China Stock Outlook Remains Muted With Stimulus Seen Limited

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(Bloomberg) -- For China traders fed up with markets doing nothing for days, even Friday’s set of historic economic data failed to give them a sense of direction.

The Shanghai Composite Index closed 0.7% higher, stuck near its 30-day average, on turnover that was about half the recent peak. The offshore yuan added 0.1% to also trade close to its average level for the past month. The yield on 10-year government debt hasn’t moved more than 4 basis points in either direction for a week.

Gross domestic product shrank 6.8% in the first quarter from a year ago, the worst performance since at least 1992 when official releases of quarterly GDP started, missing the consensus forecast of a 6% drop. Factory output fell 1.1% in March, retail sales slid 15.8%, while investment decreased 16.1% in the first three months of the year.

“Investors already priced in weak data, so reaction is muted,” said Xing Zhaopeng, an economist at Australia and New Zealand Banking Group in Shanghai. “Looking ahead, we expect the economy to be faced with pressure to contract again in the second quarter. The central bank will inject liquidity in a targeted manner.”

China Stock Outlook Remains Muted With Stimulus Seen Limited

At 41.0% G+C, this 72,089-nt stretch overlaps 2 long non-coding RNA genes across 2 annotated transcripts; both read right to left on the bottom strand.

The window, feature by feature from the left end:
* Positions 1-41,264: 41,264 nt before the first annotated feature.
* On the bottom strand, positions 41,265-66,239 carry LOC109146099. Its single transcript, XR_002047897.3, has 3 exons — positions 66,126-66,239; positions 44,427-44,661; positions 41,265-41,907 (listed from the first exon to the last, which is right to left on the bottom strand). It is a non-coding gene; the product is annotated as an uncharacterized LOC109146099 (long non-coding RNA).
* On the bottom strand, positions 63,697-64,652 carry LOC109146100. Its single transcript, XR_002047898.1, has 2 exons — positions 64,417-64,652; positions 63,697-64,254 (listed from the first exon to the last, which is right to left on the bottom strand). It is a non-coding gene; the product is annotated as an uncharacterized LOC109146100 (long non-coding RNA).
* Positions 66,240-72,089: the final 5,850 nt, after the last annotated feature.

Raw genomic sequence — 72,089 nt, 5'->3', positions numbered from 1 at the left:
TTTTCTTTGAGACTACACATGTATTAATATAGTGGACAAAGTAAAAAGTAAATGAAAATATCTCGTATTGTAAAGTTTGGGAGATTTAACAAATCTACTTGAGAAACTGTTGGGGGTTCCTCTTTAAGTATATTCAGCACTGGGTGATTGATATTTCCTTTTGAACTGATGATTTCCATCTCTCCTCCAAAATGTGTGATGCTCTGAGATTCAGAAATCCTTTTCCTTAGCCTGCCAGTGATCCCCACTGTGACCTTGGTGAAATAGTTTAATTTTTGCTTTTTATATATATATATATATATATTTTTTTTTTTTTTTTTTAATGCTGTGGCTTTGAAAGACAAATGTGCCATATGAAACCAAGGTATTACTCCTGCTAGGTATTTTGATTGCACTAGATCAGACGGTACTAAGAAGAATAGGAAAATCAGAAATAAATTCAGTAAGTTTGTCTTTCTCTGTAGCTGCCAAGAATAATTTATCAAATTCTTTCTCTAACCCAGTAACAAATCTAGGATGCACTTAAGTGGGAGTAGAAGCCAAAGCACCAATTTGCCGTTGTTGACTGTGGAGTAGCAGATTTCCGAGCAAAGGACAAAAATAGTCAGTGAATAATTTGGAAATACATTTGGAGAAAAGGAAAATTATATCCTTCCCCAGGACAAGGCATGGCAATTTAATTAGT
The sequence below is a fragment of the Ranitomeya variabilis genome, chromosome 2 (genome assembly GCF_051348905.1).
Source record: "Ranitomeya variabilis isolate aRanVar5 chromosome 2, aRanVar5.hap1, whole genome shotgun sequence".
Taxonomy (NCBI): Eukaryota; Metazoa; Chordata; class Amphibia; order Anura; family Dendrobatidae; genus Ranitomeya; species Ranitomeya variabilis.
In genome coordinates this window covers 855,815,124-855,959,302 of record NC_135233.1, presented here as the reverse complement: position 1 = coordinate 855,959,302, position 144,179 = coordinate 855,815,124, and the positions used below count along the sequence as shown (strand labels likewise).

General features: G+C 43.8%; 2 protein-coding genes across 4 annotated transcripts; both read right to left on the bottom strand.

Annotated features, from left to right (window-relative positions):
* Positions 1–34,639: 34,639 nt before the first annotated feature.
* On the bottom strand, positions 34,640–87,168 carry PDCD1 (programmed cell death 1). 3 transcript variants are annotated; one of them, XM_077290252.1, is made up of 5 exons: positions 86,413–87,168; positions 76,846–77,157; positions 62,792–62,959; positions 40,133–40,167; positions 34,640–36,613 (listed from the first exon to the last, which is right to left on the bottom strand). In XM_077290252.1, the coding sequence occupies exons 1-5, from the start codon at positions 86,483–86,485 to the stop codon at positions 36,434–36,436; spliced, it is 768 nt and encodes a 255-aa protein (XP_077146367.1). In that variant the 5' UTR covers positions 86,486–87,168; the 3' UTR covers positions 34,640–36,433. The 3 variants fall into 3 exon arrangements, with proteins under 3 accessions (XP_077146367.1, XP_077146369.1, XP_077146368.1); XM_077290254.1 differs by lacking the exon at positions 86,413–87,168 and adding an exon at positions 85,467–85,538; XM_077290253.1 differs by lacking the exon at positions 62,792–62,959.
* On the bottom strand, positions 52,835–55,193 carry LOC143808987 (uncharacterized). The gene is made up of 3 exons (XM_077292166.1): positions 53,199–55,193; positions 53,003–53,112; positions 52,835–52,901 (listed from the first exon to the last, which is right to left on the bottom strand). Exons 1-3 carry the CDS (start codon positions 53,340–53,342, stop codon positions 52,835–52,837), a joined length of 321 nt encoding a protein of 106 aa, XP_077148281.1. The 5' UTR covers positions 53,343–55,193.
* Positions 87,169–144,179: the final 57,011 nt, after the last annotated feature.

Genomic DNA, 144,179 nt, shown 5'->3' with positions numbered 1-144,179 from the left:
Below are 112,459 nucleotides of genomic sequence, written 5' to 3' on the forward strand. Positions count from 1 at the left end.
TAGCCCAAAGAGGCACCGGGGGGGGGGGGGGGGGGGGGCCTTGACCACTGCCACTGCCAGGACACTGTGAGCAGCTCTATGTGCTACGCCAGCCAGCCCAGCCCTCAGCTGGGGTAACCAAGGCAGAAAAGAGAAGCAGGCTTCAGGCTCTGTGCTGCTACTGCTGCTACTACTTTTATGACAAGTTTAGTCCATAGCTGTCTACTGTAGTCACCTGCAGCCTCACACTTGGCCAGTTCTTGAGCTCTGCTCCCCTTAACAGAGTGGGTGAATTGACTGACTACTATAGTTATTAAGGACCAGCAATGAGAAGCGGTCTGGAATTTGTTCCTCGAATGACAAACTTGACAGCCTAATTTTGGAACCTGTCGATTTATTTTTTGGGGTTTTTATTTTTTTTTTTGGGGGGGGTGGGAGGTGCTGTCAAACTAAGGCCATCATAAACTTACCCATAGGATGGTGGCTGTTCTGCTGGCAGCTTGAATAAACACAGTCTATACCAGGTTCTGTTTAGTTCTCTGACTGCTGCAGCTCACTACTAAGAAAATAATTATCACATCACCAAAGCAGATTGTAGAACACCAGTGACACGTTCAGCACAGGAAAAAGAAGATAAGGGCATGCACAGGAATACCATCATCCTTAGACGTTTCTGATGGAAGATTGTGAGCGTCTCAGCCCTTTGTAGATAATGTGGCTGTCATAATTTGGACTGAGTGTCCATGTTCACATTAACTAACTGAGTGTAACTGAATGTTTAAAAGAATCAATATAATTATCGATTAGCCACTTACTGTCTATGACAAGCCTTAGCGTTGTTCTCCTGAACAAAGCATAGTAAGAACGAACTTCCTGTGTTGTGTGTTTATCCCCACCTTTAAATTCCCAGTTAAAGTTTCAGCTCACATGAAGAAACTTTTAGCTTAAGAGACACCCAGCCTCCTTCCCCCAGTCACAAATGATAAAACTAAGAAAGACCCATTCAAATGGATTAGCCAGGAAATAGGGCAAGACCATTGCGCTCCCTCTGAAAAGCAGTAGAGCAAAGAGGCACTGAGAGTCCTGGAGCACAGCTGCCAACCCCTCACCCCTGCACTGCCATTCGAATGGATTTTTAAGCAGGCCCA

So far the Chinese authorities have been relatively restrained in providing stimulus to offset the impact of the pandemic, especially compared with central banks in the U.S and Europe. That’s given traders few incentives to either buy or sell.

The People’s Bank of China refrained from offering one-year medium-term loans Friday even as 200 billion yuan ($28 billion) of the funds mature.

China’s central bank had already injected a net 100 billion yuan via the lending facility on Wednesday, while cutting the rate it charges on the loans to 2.95% from 3.15%. The reduction was expected as the central bank already trimmed costs on 7-day market operations in late March and the interest rates tend to move in tandem.

Local officials’ actions may be hampered by concern that additional stimulus will flow into speculative activities and fuel unsustainable debt, rather than aid productive parts of the economy.

This may already be happening. Yields are so low in the country’s short-term debt market -- with one company this month selling bonds as cheaply as 1.74% -- that some firms may be issuing debt and using the proceeds to buy high-yielding asset management products, according to BNP Paribas SA and Citic Securities Co.

©2020 Bloomberg L.P.

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